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  • Jay DiLeo

Nursing Homes: the COVID-19 Pandemic’s “Perfect Storm”

Updated: Jul 18

On March 13, 2020, the CMS1 (Centers for Medicare & Medicaid Services) released guidelines,2 regarding COVID-19, for use by nursing homes. As has been the case, SARS-CoV-2 (the virus that causes COVID-19 disease) has found fertile ground in nursing homes due to

· the institutional living arrangement of such facilities,

· the nosocomial propensity for illness, and the fact that

· all residents are compromised by age and/or comorbidities, both of which increase the risk of COVID-19-related mortality.

Added to these three leading conditions for transmission and severity of illness is the traffic of visitors from outside who may either bring COVID-19 to their loved ones or, alternatively, leave the facility having been exposed to it. In short, the fertile ground that nursing homes offer to SARS-CoV requires additional guidance to, and prevention practices for, these facilities to both help them improve their infection control and prevent the transmission of COVID-19 disease. Most significantly, these include revised guidance for visitation.

Basic guidelines for facility staff

· Regularly monitor the CDC website3,4,5 for updates, information, and resources.

· Frequently remind residents of the need for social distancing and hand hygiene.

· Implement triage for prompt detection of COVID-19 disease.

· Frequently monitor for signs (fever) and symptoms (cough, sore throat) of respiratory illness in residents.

· If you suspect a resident of having COVID-19, you should contact the local health department.

· Maintain a person-centered approach to care—emphasis on direct communication with patients and/or their families, e.g., needs, goals, etc.

· Actively screen all staff for fever and respiratory symptoms at the beginning of every shift. Special emphasis should be placed on those working at more than one facility. If any staff are suspected of illness, have them wear a face mask and self-isolate at home.

· Promptly isolate suspect patients.

· Cancel communal dining, internal and external group activities.

· Allow no sharing of medical equipment.

· Increase cleaning and disinfecting.

· Increase availability of alcohol-based hand rubs, reinforce hand hygiene, and emphasize recommended barriers (facemasks, etc.).

· If you have COVID-19 questions, they should contact the local health department.

Visitation: no longer business as usual

A major reason for reissue of these guidelines is to include new restrictions regarding visitation and traffic in and out of the facilities:

· No visitation except for compassion crises, such as end-of-life situations.

Exceptions to the above, i.e., compassion crisis visitors, will be required to use hand hygiene and PPE (personal protective equipment), i.e., mandatory facemasks. If they were to have signs or symptoms of COVID-19, as above, visitation will be denied, regardless of the situation.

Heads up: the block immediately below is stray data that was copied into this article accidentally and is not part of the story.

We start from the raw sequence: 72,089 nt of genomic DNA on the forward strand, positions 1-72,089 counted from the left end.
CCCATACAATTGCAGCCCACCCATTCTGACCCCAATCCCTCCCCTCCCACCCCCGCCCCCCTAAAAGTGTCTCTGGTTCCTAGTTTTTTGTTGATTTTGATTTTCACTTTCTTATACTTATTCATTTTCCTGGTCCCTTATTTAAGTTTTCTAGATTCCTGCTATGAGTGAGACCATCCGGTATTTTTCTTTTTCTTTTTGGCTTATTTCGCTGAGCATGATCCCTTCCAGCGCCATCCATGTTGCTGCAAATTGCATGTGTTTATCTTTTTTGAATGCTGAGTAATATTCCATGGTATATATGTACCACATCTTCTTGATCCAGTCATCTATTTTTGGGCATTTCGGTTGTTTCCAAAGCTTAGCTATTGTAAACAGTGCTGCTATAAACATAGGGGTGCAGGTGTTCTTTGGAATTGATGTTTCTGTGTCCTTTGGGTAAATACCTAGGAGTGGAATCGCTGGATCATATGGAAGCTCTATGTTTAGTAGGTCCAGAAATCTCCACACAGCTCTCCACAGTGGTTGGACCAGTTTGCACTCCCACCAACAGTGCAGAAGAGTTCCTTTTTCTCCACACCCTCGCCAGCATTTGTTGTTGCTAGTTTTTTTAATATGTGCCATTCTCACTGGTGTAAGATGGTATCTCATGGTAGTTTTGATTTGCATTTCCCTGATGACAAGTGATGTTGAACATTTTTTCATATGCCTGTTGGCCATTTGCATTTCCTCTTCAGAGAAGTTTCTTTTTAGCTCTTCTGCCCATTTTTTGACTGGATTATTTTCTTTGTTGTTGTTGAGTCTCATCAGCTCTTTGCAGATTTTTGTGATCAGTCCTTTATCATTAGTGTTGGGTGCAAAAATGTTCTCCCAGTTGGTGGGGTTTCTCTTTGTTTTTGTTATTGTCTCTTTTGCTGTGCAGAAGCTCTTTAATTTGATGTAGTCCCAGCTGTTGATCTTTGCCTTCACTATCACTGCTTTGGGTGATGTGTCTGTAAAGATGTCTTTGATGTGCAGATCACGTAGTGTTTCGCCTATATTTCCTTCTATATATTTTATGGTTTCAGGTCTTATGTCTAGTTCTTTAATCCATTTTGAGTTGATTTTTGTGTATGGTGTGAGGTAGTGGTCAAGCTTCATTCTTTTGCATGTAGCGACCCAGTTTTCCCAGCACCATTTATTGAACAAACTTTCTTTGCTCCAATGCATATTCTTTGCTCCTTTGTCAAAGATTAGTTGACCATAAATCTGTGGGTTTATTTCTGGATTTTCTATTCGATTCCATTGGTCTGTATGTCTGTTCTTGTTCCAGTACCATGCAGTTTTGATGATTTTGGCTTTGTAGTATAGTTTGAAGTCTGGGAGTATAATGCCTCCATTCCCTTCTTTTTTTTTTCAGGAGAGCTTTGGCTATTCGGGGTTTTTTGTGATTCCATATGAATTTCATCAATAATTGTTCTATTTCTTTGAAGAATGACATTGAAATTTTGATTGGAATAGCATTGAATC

With such visitation, continue policies of social distancing, avoiding hand contact of others and surfaces, etc.

· Surveyors (state agency inspectors) may enter for their inspection duties and can be allowed entrance even if they had been to a COVID-19-clustered facility within 14 days (it is assumed they had sufficient barriers to pose minimal risk).

· Vendors should drop off supplies, not transport them within the facility.

· In lieu of in-person visits, offer virtual visitation. Create listserv communication for updating family and friends. Conduct regular outbound calls to apprise family of a resident and on-going policies. Assign one staff as a patient’s liaison for inbound calls.

· Offer a recorded message number for family and friends to call to get the latest up-to-date information on when visitation might resume.

· Advise anyone entering the facility to self-quarantine for 14 days after leaving.

Transferring patients

Residents with COVID-19 disease vary in severity from the asymptomatic to severe disease to fatality.

· Asymptomatic or those with mild disease may not require transfer to a hospital (unless additive comorbidity warrants), if CDC infection prevention and control practices5 can be followed.

· If there is an airborne infection isolation room, transfer is unnecessary if the resident does not require a high level of care (e.g., ICU/ventilator) and if CDC infection prevention and control practices5 can be followed.

· When transfer FROM the facility is indicated, such as with the need for a higher level of care, EMS and the receiving facility should be informed of the diagnosis and precautions needed during transfer, including PPE for transfer personnel and facemask for the resident transferred.

· Transfer TO the facility (e.g., of a COVID-19 patient from the hospital) is allowed as long as CDC infection prevention and control practices5 can be followed. The CDC has issued interim guidelines6 for discontinuing precautions or home isolation for COVID-19 patients.

· Select a unit/wing designated for COVID-19 patients coming into the facility or returning from the hospital.

Conclusion

COVID-19 has changed every aspect of medical care, which has required additional safeguards for nursing home facilities to implement.7 This is especially important due to the fact that the typical nursing home resident is either elderly, has co-morbidities, or both, and that the living arrangements make for a nosocomial risk of infectiousness. Thus, the nursing home facility offers undue advantage for an infectious organism such as SARS-CoV-2 to thrive and spread exponentially. As such, these CMS guidelines are effective immediately.


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